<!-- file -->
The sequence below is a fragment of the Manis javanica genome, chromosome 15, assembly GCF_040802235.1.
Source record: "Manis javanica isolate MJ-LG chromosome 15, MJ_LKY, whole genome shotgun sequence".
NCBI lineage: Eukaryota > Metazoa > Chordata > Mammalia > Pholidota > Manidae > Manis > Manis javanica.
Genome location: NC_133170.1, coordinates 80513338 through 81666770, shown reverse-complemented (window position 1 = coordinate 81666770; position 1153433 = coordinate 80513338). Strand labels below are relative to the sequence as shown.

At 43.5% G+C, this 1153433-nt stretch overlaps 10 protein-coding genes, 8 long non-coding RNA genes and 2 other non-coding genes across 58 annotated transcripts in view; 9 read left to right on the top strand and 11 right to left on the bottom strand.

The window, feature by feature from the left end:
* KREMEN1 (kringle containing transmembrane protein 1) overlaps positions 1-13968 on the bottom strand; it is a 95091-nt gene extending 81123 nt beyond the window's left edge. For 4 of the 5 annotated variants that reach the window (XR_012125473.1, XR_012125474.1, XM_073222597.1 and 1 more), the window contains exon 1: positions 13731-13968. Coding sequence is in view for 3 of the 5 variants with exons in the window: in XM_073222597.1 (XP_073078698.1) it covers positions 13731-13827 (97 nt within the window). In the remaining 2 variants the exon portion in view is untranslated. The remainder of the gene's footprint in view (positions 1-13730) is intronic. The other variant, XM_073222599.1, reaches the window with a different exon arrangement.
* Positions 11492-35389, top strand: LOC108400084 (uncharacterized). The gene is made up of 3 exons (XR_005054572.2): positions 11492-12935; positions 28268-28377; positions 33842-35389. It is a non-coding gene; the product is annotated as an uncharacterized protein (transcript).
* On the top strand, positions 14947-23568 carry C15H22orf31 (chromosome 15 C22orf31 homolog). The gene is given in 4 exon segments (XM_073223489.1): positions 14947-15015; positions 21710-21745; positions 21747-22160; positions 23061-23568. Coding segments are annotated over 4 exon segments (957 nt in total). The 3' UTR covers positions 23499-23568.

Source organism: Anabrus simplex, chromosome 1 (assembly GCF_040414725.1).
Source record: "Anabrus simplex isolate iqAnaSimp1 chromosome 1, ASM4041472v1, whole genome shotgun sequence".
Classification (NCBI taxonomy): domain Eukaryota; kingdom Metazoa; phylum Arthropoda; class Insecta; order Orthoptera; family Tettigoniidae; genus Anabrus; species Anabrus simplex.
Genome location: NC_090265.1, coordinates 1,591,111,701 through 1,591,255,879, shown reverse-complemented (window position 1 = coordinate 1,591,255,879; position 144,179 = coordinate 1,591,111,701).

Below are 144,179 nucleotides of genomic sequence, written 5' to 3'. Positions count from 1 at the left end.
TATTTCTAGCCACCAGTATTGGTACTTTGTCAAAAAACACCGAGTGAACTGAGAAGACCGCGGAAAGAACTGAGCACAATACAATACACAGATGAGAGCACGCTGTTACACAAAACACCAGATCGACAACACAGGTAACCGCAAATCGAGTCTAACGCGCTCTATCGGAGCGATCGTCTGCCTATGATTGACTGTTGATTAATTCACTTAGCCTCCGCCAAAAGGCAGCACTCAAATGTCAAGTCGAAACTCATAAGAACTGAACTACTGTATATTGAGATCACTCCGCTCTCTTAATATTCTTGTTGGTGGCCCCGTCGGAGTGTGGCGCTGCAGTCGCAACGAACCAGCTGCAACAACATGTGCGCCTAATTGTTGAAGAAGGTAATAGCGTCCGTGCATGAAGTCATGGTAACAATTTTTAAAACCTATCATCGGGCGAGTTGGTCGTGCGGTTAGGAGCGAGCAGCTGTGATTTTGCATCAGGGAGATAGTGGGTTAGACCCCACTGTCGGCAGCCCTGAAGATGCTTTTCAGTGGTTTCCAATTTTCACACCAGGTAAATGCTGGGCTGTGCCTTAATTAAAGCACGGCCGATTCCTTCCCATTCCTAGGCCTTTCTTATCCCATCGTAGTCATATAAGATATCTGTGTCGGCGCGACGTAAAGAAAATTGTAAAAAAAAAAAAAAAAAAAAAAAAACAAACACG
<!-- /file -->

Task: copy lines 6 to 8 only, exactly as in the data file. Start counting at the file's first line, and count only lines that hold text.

The window, feature by feature from the left end:
* KREMEN1 (kringle containing transmembrane protein 1) overlaps positions 1-13968 on the bottom strand; it is a 95091-nt gene extending 81123 nt beyond the window's left edge. For 4 of the 5 annotated variants that reach the window (XR_012125473.1, XR_012125474.1, XM_073222597.1 and 1 more), the window contains exon 1: positions 13731-13968. Coding sequence is in view for 3 of the 5 variants with exons in the window: in XM_073222597.1 (XP_073078698.1) it covers positions 13731-13827 (97 nt within the window). In the remaining 2 variants the exon portion in view is untranslated. The remainder of the gene's footprint in view (positions 1-13730) is intronic. The other variant, XM_073222599.1, reaches the window with a different exon arrangement.
* Positions 11492-35389, top strand: LOC108400084 (uncharacterized). The gene is made up of 3 exons (XR_005054572.2): positions 11492-12935; positions 28268-28377; positions 33842-35389. It is a non-coding gene; the product is annotated as an uncharacterized protein (transcript).